The standard model, however, presumed that neutrinos have no mass, come in three flavours, and cannot change form. So the discovery that neutrinos do have a very small but non-zero mass, and a chameleonlike tendency to morph among the three types, has exposed a crack in the model’s elegant edifice. If it turns out that there are more than three neutrino flavours, as some data hint, such a revelation could shatter the very foundations of physics. As physicist Kate Scholberg of Duke University puts it, “We’re right on the verge of exploring a new regime in physics. Several unknowns out there are teasing us.” She points out that “neutrinos provide us with a whole new sector of phenomena that we can measure to investigate the nature of the universe.”

The starring role of neutrinos in a great many sagas unfolding across physics, cosmology, and astronomy explains why scientists make considerable efforts to trap these minuscule particles. IceCube is just he most exotic of a new generation of neutrino facilities with unprecedented sensitivity. Some, like IceCube  itself and an even bigger network to be deployed on the Mediterranean seafloor, are, as we’ve seen, designed to catch neutrinos coming from outer space or produced when cosmic rays hit the Earth’s atmosphere.  Others, such as the cathedral scale detector under Mount Kamioka in Japan and another, weighing nearly as much as 5,000 automobiles,  tucked away in a Minnesota mine, measure neutrino beams generated by giant particle accelerators  hundreds of miles away. Experiments of yet another type, located at the village of Chooz in France and at Daya Bay in China, harness neutrinos produced in commercial nuclear power plants.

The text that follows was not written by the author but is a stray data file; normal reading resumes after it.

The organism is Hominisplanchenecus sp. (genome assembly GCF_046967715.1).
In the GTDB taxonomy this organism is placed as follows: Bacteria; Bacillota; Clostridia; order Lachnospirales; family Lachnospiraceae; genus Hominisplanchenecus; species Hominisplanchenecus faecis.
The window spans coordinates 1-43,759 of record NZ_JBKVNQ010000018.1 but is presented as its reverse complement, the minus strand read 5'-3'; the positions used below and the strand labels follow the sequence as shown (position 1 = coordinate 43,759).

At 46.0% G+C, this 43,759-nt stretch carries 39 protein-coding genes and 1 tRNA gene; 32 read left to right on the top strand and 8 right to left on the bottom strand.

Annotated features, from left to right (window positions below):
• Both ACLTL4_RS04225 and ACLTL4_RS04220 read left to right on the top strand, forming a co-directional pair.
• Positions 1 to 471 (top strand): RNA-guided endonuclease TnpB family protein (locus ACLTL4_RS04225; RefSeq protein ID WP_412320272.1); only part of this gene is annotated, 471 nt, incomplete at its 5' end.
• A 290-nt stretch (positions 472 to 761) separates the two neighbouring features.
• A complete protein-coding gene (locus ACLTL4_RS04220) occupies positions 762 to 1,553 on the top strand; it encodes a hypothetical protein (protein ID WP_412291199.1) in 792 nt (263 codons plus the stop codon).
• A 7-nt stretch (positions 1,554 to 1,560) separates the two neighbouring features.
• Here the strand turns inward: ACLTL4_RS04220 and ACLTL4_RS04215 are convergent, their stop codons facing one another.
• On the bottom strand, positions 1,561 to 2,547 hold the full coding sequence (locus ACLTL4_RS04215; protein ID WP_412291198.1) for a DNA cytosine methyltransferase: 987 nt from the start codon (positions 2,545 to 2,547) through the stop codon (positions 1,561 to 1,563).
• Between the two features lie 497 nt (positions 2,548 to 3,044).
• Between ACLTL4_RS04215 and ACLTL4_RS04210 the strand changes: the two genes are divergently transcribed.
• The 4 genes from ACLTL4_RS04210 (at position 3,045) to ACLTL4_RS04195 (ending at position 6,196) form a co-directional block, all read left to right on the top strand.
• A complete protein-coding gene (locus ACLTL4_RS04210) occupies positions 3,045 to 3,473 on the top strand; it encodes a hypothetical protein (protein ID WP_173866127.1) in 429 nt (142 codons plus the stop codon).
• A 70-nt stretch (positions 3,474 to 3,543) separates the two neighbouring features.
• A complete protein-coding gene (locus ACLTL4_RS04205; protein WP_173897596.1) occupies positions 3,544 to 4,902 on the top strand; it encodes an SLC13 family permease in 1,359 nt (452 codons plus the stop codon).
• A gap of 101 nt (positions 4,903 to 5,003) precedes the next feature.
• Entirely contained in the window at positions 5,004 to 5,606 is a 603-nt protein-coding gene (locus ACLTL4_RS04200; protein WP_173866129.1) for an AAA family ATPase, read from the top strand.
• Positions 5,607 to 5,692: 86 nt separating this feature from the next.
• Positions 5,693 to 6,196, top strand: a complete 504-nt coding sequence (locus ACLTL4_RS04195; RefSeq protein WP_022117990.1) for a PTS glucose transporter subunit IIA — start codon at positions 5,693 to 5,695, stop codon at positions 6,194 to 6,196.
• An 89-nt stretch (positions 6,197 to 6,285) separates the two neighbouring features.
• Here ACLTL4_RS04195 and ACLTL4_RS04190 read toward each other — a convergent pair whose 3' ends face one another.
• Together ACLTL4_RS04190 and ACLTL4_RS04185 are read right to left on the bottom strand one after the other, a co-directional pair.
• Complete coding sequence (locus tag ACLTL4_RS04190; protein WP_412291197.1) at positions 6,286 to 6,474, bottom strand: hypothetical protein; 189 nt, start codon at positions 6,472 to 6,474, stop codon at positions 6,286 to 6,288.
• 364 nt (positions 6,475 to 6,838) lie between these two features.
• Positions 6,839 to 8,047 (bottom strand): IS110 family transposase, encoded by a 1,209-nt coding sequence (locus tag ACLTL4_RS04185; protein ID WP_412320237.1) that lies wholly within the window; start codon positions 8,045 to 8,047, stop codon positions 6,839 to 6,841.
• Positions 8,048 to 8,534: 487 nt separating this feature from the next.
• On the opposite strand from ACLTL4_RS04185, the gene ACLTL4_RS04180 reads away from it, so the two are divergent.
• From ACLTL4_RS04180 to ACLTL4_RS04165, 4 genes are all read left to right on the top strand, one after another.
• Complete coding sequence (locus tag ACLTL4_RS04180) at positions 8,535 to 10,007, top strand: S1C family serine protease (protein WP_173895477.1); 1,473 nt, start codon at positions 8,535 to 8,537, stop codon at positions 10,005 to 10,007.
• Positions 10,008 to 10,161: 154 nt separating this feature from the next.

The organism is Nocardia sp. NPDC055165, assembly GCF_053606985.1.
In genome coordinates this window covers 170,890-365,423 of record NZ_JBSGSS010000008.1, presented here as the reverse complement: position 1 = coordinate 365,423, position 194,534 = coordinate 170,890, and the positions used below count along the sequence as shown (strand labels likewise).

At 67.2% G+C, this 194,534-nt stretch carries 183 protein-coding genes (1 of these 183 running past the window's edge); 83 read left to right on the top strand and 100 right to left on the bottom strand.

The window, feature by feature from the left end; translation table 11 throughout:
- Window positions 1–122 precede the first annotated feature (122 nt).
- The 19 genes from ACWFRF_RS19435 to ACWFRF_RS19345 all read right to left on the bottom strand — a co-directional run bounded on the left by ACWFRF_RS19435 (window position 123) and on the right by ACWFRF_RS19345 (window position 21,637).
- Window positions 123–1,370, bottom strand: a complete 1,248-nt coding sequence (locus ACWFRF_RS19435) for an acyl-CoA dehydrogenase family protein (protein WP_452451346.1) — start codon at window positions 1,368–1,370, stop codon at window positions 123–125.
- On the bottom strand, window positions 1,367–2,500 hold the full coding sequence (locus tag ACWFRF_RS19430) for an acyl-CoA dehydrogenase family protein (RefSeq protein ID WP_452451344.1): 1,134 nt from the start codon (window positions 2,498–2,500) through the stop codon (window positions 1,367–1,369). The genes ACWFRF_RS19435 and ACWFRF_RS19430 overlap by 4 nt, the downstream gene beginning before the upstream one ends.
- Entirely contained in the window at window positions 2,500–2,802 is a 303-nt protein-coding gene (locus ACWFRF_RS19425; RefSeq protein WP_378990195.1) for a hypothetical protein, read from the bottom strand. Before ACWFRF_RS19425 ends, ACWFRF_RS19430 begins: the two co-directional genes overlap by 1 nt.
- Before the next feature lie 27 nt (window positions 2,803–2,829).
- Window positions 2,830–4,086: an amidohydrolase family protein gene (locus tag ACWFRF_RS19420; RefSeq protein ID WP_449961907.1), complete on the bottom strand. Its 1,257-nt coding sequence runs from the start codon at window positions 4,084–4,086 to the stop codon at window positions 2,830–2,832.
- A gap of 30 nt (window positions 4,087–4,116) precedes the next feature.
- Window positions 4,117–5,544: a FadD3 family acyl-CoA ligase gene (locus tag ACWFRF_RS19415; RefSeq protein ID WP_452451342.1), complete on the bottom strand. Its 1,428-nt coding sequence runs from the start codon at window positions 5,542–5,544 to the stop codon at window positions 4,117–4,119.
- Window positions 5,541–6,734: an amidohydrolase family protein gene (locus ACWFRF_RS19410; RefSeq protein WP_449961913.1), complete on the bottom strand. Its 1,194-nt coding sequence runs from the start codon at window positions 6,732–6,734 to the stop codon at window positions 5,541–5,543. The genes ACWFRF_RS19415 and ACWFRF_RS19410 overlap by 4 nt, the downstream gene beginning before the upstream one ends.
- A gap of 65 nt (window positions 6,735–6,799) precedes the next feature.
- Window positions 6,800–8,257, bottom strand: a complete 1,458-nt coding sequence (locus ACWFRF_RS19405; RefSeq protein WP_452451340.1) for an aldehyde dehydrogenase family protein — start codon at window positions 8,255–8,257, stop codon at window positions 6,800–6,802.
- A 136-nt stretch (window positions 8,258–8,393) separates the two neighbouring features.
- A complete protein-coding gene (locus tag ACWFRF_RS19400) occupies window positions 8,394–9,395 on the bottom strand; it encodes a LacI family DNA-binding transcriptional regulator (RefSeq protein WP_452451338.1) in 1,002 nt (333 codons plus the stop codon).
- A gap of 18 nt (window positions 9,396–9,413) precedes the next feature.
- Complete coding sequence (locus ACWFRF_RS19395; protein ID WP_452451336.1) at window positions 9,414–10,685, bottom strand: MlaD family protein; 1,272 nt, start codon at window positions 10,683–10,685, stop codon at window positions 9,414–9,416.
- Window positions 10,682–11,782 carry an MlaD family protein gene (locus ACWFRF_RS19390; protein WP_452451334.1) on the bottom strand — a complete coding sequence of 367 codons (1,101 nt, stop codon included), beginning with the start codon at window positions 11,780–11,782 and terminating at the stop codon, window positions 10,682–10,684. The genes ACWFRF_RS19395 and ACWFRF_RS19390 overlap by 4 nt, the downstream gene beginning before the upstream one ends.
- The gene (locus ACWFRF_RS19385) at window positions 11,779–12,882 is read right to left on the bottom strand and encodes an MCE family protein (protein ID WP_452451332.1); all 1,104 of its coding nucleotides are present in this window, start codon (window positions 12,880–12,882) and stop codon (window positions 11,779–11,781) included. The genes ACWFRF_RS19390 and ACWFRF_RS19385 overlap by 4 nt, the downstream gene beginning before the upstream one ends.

Together, these facilities make up the formidable arsenal of today’s neutrino hunters. Their advent signals that neutrino chasing, once an esoteric sideline, is ready for prime time.

Ray Jayawardhana is the author of The Neutrino Hunters: The Chase for the Ghost Particle and the Secrets of the Universe published by Oneworld at £8.39